14. You cannot use a user-defined type (UDT) in a column definition.

15. Unlike a #temp table, you cannot DROP a Table Variable when it is no longer necessary, you just need to let it go out of scope.

16. You can’t build the Table Variable inside Dynamic SQL. This is because the rest of the script knows nothing about the temporary objects created within the dynamic SQL. Like other local variables, table variables declared inside of a dynamic SQL block (EXEC or sp_executeSQL) cannot be referenced from outside, and vice-versa. So you would have to write the whole set of statements to create and operate on the table variable, and perform it with a single call to EXEC or sp_executeSQL.

17. Table variables are not visible to the calling procedure in the case of nested Stored Procs. It is possible with temp tables.

18. You cannot insert explicit values into an IDENTITY column of a Table variable (the Table Variables does not support the SET IDENTITY_INSERT ON).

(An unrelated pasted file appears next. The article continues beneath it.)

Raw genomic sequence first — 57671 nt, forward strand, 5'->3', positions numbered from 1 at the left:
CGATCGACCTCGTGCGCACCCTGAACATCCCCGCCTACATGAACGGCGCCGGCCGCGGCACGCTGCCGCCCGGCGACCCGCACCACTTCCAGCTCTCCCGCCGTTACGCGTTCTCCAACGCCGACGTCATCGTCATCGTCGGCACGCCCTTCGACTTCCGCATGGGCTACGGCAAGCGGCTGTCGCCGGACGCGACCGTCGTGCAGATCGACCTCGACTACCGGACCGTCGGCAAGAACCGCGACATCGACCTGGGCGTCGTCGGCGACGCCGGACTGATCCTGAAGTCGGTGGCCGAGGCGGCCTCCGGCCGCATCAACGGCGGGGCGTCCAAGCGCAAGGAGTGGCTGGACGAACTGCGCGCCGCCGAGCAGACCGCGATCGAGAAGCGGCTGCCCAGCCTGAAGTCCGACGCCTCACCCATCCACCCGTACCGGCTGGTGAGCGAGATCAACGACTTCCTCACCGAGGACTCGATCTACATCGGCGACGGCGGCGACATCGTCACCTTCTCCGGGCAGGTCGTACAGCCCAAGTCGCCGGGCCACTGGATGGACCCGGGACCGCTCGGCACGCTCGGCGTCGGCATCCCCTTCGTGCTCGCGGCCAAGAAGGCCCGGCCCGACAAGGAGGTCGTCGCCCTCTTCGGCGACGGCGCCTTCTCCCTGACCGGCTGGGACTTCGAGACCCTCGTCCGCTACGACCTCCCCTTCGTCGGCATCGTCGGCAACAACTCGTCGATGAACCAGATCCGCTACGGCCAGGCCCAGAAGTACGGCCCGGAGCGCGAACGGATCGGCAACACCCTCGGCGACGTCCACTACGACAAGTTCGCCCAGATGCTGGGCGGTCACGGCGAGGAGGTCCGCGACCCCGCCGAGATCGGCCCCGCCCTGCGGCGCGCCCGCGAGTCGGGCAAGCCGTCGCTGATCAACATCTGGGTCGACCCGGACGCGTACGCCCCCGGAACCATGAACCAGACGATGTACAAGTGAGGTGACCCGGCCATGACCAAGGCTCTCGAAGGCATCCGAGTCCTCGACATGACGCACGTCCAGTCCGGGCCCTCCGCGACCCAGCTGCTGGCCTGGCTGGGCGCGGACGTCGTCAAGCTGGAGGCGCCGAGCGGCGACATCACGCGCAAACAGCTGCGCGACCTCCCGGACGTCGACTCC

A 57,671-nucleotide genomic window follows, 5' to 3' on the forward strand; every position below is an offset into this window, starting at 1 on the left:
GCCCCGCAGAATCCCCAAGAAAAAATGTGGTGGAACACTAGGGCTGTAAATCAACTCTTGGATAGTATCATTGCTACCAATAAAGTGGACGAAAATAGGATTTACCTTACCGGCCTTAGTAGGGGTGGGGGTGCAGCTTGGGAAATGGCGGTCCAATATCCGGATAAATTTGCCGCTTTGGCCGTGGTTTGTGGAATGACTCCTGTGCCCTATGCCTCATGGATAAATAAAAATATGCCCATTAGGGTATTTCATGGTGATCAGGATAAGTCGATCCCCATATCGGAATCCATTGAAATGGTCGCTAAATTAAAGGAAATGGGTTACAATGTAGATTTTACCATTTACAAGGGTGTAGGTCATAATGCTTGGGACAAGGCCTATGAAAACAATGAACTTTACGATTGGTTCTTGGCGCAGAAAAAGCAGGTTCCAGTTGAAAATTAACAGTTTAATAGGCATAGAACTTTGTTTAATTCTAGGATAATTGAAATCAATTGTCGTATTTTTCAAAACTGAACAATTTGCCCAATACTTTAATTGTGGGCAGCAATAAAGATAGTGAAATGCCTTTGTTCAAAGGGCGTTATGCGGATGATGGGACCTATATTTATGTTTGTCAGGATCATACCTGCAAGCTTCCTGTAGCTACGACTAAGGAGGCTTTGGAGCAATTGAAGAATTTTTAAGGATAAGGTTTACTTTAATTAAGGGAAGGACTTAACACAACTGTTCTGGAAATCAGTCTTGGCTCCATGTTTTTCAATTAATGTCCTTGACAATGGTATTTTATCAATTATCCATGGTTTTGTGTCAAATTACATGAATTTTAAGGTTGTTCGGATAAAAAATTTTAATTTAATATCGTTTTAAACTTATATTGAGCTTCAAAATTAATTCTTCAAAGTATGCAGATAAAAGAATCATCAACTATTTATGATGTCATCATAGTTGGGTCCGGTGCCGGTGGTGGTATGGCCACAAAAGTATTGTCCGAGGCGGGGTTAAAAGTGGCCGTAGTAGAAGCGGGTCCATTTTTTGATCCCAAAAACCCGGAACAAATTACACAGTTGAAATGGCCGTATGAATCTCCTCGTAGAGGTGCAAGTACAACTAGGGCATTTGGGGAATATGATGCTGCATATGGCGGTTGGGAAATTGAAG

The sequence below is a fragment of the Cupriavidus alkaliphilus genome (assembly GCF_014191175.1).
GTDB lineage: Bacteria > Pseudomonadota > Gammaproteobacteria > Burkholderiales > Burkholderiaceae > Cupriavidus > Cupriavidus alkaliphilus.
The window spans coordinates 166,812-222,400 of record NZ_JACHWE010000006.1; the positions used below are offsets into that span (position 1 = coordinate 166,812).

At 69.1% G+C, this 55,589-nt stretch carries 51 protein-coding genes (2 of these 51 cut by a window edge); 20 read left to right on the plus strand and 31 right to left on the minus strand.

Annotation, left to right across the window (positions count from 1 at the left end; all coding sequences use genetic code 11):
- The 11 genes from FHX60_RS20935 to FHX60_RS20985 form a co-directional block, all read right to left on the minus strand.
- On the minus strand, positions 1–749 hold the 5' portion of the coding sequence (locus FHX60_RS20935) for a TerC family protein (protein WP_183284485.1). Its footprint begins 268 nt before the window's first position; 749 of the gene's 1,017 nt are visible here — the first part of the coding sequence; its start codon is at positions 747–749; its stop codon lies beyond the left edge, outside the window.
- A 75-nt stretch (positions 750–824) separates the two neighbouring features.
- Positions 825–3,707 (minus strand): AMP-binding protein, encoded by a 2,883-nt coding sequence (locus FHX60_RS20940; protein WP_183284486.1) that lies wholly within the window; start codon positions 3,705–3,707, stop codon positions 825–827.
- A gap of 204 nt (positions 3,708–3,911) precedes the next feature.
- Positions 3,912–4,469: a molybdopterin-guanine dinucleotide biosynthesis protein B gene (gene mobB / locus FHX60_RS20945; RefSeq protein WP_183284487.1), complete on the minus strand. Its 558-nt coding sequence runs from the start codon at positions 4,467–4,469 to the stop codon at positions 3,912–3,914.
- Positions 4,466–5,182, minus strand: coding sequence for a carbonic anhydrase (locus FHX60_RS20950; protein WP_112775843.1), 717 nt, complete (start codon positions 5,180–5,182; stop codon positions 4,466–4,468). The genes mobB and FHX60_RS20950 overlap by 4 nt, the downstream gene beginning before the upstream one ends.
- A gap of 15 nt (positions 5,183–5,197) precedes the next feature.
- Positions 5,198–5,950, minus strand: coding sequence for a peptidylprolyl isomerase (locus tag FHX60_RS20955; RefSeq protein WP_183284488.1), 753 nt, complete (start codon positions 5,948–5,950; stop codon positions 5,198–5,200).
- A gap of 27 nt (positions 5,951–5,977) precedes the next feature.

–> Now the question is when to use either of them?

– Temporary Tables: When you are dealing with large volume of data sets use Temp-Tables, as you can create Indexes on them and they use Statistics for accurate cardinality estimations, thus providing a better query plan.

– Table Variables: When you are dealing with smaller data sets, use Table Variables, as they would not acquire locks and are Transaction free, and may not be affected by the absence of Indexes and Stats.

–> Check the full demo here: